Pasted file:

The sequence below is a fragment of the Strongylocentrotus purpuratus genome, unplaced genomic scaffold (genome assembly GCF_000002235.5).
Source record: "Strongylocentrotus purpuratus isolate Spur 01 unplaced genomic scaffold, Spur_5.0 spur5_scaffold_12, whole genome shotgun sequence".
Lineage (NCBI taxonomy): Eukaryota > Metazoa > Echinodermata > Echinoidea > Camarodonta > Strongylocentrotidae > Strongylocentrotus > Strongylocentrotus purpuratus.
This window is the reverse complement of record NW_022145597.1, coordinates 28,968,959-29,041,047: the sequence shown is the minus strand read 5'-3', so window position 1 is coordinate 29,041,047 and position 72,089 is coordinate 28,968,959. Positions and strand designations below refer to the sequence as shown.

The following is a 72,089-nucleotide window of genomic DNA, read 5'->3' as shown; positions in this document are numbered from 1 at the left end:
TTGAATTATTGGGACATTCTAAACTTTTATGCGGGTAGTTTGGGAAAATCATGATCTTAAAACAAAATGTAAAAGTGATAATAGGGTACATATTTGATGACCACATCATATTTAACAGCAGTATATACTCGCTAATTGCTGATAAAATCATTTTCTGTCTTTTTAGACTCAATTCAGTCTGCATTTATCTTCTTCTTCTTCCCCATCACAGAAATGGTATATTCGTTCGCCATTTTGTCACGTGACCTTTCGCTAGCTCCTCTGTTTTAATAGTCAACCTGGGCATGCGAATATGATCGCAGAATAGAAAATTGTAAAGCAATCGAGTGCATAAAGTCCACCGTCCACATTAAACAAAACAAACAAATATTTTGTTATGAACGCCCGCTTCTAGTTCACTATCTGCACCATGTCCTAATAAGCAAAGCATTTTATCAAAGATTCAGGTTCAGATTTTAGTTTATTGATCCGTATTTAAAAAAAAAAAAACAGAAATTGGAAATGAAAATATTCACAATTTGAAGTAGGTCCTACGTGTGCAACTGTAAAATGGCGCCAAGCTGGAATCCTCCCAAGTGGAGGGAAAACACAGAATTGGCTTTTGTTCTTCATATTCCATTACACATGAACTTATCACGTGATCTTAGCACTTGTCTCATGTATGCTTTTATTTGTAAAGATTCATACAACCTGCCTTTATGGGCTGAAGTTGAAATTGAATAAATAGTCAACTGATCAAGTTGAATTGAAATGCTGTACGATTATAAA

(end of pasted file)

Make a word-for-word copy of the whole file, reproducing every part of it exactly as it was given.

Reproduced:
The sequence below is a fragment of the Strongylocentrotus purpuratus genome, unplaced genomic scaffold (genome assembly GCF_000002235.5).
Source record: "Strongylocentrotus purpuratus isolate Spur 01 unplaced genomic scaffold, Spur_5.0 spur5_scaffold_12, whole genome shotgun sequence".
Lineage (NCBI taxonomy): Eukaryota > Metazoa > Echinodermata > Echinoidea > Camarodonta > Strongylocentrotidae > Strongylocentrotus > Strongylocentrotus purpuratus.
This window is the reverse complement of record NW_022145597.1, coordinates 28,968,959-29,041,047: the sequence shown is the minus strand read 5'-3', so window position 1 is coordinate 29,041,047 and position 72,089 is coordinate 28,968,959. Positions and strand designations below refer to the sequence as shown.

The following is a 72,089-nucleotide window of genomic DNA, read 5'->3' as shown; positions in this document are numbered from 1 at the left end:
TTGAATTATTGGGACATTCTAAACTTTTATGCGGGTAGTTTGGGAAAATCATGATCTTAAAACAAAATGTAAAAGTGATAATAGGGTACATATTTGATGACCACATCATATTTAACAGCAGTATATACTCGCTAATTGCTGATAAAATCATTTTCTGTCTTTTTAGACTCAATTCAGTCTGCATTTATCTTCTTCTTCTTCCCCATCACAGAAATGGTATATTCGTTCGCCATTTTGTCACGTGACCTTTCGCTAGCTCCTCTGTTTTAATAGTCAACCTGGGCATGCGAATATGATCGCAGAATAGAAAATTGTAAAGCAATCGAGTGCATAAAGTCCACCGTCCACATTAAACAAAACAAACAAATATTTTGTTATGAACGCCCGCTTCTAGTTCACTATCTGCACCATGTCCTAATAAGCAAAGCATTTTATCAAAGATTCAGGTTCAGATTTTAGTTTATTGATCCGTATTTAAAAAAAAAAAAACAGAAATTGGAAATGAAAATATTCACAATTTGAAGTAGGTCCTACGTGTGCAACTGTAAAATGGCGCCAAGCTGGAATCCTCCCAAGTGGAGGGAAAACACAGAATTGGCTTTTGTTCTTCATATTCCATTACACATGAACTTATCACGTGATCTTAGCACTTGTCTCATGTATGCTTTTATTTGTAAAGATTCATACAACCTGCCTTTATGGGCTGAAGTTGAAATTGAATAAATAGTCAACTGATCAAGTTGAATTGAAATGCTGTACGATTATAAA